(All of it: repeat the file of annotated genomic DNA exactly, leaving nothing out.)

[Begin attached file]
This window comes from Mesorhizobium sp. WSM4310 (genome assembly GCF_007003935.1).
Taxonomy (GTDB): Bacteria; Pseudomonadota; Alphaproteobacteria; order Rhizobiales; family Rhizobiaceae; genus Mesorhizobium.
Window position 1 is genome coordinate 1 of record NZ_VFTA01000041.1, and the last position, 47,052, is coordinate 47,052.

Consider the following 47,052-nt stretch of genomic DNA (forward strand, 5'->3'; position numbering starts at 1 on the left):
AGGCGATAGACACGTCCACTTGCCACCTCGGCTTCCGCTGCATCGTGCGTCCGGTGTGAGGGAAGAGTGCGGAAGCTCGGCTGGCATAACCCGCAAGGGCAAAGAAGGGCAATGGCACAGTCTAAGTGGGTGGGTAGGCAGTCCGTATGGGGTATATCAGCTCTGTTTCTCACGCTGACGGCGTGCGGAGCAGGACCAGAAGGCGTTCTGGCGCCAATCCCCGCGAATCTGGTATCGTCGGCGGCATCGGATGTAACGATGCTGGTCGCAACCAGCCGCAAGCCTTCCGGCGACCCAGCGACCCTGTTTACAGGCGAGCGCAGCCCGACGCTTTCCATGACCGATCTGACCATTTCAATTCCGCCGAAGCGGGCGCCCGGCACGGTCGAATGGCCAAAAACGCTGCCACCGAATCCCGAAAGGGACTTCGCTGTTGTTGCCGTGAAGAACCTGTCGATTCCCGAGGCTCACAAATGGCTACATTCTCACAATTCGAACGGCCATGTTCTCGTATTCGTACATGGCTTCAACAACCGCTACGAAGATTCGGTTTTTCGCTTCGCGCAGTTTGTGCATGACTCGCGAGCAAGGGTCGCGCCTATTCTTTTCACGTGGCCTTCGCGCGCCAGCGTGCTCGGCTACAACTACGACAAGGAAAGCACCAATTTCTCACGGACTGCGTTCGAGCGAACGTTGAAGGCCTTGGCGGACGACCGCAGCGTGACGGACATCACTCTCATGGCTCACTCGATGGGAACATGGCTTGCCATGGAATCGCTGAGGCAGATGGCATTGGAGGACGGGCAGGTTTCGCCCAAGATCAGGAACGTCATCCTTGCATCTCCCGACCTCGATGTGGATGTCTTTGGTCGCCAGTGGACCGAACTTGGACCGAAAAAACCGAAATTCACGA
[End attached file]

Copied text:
This window comes from Mesorhizobium sp. WSM4310 (genome assembly GCF_007003935.1).
Taxonomy (GTDB): Bacteria; Pseudomonadota; Alphaproteobacteria; order Rhizobiales; family Rhizobiaceae; genus Mesorhizobium.
Window position 1 is genome coordinate 1 of record NZ_VFTA01000041.1, and the last position, 47,052, is coordinate 47,052.

Consider the following 47,052-nt stretch of genomic DNA (forward strand, 5'->3'; position numbering starts at 1 on the left):
AGGCGATAGACACGTCCACTTGCCACCTCGGCTTCCGCTGCATCGTGCGTCCGGTGTGAGGGAAGAGTGCGGAAGCTCGGCTGGCATAACCCGCAAGGGCAAAGAAGGGCAATGGCACAGTCTAAGTGGGTGGGTAGGCAGTCCGTATGGGGTATATCAGCTCTGTTTCTCACGCTGACGGCGTGCGGAGCAGGACCAGAAGGCGTTCTGGCGCCAATCCCCGCGAATCTGGTATCGTCGGCGGCATCGGATGTAACGATGCTGGTCGCAACCAGCCGCAAGCCTTCCGGCGACCCAGCGACCCTGTTTACAGGCGAGCGCAGCCCGACGCTTTCCATGACCGATCTGACCATTTCAATTCCGCCGAAGCGGGCGCCCGGCACGGTCGAATGGCCAAAAACGCTGCCACCGAATCCCGAAAGGGACTTCGCTGTTGTTGCCGTGAAGAACCTGTCGATTCCCGAGGCTCACAAATGGCTACATTCTCACAATTCGAACGGCCATGTTCTCGTATTCGTACATGGCTTCAACAACCGCTACGAAGATTCGGTTTTTCGCTTCGCGCAGTTTGTGCATGACTCGCGAGCAAGGGTCGCGCCTATTCTTTTCACGTGGCCTTCGCGCGCCAGCGTGCTCGGCTACAACTACGACAAGGAAAGCACCAATTTCTCACGGACTGCGTTCGAGCGAACGTTGAAGGCCTTGGCGGACGACCGCAGCGTGACGGACATCACTCTCATGGCTCACTCGATGGGAACATGGCTTGCCATGGAATCGCTGAGGCAGATGGCATTGGAGGACGGGCAGGTTTCGCCCAAGATCAGGAACGTCATCCTTGCATCTCCCGACCTCGATGTGGATGTCTTTGGTCGCCAGTGGACCGAACTTGGACCGAAAAAACCGAAATTCACGA